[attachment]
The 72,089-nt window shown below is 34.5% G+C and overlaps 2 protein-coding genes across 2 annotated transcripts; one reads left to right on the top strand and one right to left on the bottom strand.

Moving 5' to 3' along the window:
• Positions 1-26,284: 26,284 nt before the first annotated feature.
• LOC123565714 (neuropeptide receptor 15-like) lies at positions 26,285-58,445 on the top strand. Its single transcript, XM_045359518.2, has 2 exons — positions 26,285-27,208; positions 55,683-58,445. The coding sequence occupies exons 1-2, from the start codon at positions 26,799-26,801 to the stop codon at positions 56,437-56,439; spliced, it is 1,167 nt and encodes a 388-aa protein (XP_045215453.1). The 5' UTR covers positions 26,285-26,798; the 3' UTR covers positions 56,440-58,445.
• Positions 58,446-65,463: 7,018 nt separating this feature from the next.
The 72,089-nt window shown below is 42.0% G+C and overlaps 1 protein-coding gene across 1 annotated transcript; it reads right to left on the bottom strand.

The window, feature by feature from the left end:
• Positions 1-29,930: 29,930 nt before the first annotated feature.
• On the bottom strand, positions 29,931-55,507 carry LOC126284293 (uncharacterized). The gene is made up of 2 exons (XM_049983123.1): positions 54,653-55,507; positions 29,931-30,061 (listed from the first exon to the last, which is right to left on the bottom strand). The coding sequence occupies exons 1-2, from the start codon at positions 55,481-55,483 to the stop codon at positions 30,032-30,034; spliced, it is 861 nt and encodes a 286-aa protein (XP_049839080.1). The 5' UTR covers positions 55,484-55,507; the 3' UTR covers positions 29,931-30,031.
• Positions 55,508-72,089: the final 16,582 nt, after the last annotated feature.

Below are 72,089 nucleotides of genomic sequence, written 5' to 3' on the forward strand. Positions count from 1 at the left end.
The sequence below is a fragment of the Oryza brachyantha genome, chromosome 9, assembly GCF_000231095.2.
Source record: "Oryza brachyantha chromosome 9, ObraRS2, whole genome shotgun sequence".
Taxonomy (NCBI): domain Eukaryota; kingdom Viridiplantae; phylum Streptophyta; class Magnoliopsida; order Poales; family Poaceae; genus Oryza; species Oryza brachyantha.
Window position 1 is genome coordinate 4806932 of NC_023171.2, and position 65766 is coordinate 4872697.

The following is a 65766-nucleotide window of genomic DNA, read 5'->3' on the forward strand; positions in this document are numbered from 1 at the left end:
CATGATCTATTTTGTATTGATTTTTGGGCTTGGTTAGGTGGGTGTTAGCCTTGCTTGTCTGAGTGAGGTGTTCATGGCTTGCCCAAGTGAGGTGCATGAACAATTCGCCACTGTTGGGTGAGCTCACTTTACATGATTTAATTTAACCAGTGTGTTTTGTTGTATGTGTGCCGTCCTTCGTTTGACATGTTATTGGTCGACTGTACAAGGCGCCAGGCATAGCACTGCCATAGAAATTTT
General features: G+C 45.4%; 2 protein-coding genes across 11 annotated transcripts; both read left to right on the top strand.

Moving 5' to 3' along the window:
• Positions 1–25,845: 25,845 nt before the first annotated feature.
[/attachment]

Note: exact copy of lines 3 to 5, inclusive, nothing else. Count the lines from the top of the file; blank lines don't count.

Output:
• Positions 1-26,284: 26,284 nt before the first annotated feature.
• LOC123565714 (neuropeptide receptor 15-like) lies at positions 26,285-58,445 on the top strand. Its single transcript, XM_045359518.2, has 2 exons — positions 26,285-27,208; positions 55,683-58,445. The coding sequence occupies exons 1-2, from the start codon at positions 26,799-26,801 to the stop codon at positions 56,437-56,439; spliced, it is 1,167 nt and encodes a 388-aa protein (XP_045215453.1). The 5' UTR covers positions 26,285-26,798; the 3' UTR covers positions 56,440-58,445.
• Positions 58,446-65,463: 7,018 nt separating this feature from the next.